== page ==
DETROIT -- UAW President Bob King can have a new contract at Chrysler Group any time he wants it -- as long as it’s on CEO Sergio Marchionne’s terms.
Nothing has changed in these talks since King no-showed Marchionne almost a month ago to turn his bargaining to General Motors and Ford Motor Co. Those contracts are now done.
But so is the one at Chrysler. It’s almost exactly as they left it. All King has to do is sign it with the same pen that Marchionne had ready for him on Sept. 14, when King decided to stay at GM to bargain rather than visit Marchionne at Chrysler’s suburban Detroit headquarters.
Specifically, no increase in labor costs to Chrysler over the next four years, said a source familiar with the talks. It also contains a smaller signing bonus than the $5,000 to GM workers and $6,000 to Ford workers.
Marchionne is determined to make Chrysler a long-term success. That means labor costs must be held in check until the carmaker can revamp its product lineup and put together a few profitable quarters.
In short, wait until the next contract talks in four years. Marchionne has stated publicly that the GM and Ford deals are too rich for Chrysler’s blood given that the company had to pay $2 billion in debt service on government bailout loans. Those loans were only recently paid off from proceeds from bond sales.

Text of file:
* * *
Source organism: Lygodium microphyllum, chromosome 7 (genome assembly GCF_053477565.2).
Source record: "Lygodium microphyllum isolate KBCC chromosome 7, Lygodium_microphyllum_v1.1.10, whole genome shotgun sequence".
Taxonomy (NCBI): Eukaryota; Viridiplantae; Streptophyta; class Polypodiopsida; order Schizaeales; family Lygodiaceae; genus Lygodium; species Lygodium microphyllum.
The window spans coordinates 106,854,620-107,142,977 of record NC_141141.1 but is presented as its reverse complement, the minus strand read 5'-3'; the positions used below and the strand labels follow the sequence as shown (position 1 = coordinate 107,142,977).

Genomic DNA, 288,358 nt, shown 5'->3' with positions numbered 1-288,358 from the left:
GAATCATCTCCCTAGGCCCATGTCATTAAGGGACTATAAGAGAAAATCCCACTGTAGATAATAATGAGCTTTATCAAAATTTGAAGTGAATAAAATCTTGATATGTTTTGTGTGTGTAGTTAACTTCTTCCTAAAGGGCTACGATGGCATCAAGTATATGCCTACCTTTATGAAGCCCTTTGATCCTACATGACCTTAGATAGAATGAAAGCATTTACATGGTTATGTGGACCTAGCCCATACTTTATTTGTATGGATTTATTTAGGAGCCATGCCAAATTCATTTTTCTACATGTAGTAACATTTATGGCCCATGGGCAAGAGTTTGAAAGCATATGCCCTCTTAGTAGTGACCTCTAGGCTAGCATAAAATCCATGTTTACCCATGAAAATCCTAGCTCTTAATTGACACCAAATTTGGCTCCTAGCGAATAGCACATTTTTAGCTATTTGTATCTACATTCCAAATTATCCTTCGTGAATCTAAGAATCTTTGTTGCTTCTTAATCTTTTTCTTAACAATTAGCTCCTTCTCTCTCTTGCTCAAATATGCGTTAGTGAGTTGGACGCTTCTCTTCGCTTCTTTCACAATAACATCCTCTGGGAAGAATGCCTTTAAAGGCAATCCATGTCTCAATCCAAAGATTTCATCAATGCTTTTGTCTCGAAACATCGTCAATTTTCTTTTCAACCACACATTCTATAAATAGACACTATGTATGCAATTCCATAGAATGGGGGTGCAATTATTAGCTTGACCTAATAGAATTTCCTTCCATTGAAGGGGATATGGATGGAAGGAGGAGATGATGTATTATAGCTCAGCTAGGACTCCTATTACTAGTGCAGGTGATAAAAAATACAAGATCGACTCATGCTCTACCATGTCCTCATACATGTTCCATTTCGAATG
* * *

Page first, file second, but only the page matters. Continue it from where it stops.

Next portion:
GM didn’t have to pay interest on its $50 billion bailout money. That’s because the U.S. government took equity for the loans to save the company that expense.
Chrysler had a near-death experience two years ago. Marchionne knows the carmaker is still healing, and so do Chrysler’s 23,000 hourly workers.
So in exchange for whatever the UAW wants new in these negotiations, it must give up something to keep Chrysler’s labor costs neutral. It could be a little bigger signing bonus than is now being proposed. But for an increase, the UAW will have to accept something like a long-term guarantee through 2019 that Chrysler can hire an unlimited number of entry-level workers earning half the $28 an hour paid traditional workers.
Time has not softened Marchionne on his conviction. For King, it’s either sign his contract or head to arbitration where the fairness of the Chrysler offer will be judged in comparison to how the transplant automakers pay their workers.
There’s nowhere else to turn.